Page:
Chappie had a tremendous sense of humour. I remember one day walking with him down the road at Cartmel Fell looking for the hounds, which had left us long before. We passed Bryan Beck, home of the Lishmans, and the home of the hounds when they were hunting in the neighbourhood for many, many years. It was a lovely balmy morning and a cat was sunning itself by the porch of the house. Chappie’s terriers, coupled together, took one look at the moggy and were off. The cat shot inside the house, with the dogs and Anthony close behind, there was chaos and the noise was deafening. He came out quickly with the dogs and we hurried off, he didn’t say anything for a while and then started laughing. Grandfather Lishman had been asleep in the chair in front of the fire and had been startled awake by the chase which was going round and round him with things falling everywhere. Chappie laughed and said he thought he’d got the dogs away before the old chap was properly awake and he probably didn’t even know what had actually happened and what had caused the devastation in the room.

A few years ago I compiled a history of the Coniston Foxhounds covering the first hundred years of their existence. This was done from the archives and newspaper reports of the time and raised valuable funds for the pack. Since then I have been constantly asked when the next volume was coming out, to which I always reply, “You must be kidding, with the time and effort involved in researching and compiling such a work”. Now, much of that work has been done and once again Ron has put together a brilliant account of Lakeland Hunting, of the Life and Times of Anthony Chapman and his time as a servant of the Coniston Foxhounds.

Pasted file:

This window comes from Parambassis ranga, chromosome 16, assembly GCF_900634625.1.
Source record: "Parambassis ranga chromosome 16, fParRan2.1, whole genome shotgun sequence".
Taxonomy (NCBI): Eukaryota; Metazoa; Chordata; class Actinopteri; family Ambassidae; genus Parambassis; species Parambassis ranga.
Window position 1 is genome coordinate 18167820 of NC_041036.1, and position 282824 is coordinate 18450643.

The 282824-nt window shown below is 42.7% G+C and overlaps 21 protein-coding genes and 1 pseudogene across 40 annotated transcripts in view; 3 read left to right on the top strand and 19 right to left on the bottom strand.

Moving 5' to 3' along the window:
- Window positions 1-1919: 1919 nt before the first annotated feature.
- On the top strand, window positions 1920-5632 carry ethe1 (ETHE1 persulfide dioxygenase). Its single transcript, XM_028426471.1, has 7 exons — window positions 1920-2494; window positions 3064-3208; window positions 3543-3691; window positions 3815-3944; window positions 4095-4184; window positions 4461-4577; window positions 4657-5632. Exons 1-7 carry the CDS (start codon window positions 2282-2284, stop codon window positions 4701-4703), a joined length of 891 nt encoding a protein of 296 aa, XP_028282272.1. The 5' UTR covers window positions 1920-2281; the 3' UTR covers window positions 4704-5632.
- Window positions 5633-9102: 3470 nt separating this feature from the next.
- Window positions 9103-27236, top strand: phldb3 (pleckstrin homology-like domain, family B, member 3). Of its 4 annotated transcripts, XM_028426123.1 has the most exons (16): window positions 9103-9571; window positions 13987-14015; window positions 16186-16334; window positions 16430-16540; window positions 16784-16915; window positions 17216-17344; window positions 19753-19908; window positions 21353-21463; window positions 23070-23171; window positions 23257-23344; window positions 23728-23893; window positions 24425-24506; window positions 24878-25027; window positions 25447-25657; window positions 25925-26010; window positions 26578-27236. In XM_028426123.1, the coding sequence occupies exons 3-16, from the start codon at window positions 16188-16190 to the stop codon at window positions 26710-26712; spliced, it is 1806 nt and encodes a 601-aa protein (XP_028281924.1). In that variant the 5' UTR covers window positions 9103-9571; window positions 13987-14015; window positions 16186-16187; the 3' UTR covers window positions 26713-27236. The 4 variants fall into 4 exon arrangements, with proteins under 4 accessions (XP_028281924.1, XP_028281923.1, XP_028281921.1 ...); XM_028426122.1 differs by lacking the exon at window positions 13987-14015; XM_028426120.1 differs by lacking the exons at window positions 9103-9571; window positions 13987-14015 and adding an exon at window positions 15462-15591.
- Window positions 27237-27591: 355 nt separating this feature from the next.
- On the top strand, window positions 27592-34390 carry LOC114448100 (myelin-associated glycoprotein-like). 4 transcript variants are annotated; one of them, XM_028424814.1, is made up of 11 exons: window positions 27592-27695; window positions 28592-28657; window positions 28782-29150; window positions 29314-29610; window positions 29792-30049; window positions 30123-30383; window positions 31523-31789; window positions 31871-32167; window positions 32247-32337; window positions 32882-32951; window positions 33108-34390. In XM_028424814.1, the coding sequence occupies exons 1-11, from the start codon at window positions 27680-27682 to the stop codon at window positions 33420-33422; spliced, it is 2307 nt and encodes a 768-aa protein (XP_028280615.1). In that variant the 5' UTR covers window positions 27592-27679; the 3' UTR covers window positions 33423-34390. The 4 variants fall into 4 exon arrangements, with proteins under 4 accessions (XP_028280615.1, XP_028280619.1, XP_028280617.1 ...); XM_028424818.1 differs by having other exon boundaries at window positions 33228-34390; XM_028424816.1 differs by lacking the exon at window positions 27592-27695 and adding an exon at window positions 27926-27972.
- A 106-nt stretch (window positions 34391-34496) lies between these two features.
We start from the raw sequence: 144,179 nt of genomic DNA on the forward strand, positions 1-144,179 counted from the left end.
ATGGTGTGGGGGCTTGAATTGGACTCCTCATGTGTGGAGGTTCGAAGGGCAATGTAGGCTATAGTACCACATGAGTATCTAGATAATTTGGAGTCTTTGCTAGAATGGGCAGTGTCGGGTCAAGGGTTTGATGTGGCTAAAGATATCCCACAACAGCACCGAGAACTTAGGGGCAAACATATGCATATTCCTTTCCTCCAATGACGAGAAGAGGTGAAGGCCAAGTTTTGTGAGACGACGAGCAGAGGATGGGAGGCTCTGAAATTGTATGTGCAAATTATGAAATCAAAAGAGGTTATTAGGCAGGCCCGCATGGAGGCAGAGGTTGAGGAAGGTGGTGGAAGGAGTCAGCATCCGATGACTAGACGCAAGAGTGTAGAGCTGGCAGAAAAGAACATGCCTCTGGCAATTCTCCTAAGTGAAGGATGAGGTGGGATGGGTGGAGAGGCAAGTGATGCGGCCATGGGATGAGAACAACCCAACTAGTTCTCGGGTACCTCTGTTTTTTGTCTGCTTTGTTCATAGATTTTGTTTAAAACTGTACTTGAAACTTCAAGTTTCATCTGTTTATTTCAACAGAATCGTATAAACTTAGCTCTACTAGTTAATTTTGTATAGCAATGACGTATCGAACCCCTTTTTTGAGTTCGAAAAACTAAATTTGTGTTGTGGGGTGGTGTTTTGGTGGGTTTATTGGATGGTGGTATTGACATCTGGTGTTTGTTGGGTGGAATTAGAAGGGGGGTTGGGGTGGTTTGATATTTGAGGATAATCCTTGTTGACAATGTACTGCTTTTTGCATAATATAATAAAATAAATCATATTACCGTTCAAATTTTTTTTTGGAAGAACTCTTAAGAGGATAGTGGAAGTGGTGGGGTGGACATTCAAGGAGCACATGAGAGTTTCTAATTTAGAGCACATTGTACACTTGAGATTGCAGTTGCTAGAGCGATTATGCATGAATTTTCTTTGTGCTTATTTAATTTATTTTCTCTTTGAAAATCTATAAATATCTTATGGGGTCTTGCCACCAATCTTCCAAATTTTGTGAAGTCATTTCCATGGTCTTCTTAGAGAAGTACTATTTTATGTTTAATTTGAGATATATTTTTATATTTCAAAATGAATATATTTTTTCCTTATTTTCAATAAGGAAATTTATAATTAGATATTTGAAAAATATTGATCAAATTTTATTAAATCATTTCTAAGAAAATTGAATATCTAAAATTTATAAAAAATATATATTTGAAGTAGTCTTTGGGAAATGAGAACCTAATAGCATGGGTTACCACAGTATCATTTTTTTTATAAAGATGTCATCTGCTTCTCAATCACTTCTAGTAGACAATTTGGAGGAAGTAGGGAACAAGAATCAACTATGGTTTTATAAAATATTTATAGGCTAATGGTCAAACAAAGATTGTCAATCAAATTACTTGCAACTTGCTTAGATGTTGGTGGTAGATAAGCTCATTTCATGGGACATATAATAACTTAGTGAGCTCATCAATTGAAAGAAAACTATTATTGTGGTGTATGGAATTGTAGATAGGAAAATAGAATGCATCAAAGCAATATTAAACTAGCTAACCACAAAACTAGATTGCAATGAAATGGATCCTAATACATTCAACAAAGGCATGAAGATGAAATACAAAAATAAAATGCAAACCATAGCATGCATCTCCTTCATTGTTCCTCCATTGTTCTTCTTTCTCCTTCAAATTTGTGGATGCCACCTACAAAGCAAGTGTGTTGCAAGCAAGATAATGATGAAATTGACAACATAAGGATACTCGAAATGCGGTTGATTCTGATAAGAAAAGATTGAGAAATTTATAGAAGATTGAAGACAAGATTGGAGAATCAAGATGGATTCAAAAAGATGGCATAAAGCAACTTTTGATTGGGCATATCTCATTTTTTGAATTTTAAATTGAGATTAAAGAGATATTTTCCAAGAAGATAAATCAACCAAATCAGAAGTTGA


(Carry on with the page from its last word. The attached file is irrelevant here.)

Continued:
Now, a lifetime later I am still following the hounds with Chappie’s Grandson, Michael, the huntsman. Times have changed and whilst politicians have tried to take away our way of life, we are still here, still fighting, still hunting. I was lucky to catch the last years of a Lakeland and Hunting life which today has almost gone. Our land has now been totally taken over by tourists and second homes. I guess it was always the case but at least in those days in winter we had the fells largely to ourselves, nowadays the intrusion is constant. There are however, small pockets of true locals who still keep the fire burning. The politicians and our opponents have tried and failed to stop us. One thing is certain though, they can never take away our memories. Read on, you’ll enjoy every minute.

Neil Salisbury
Betty Fold, May 2016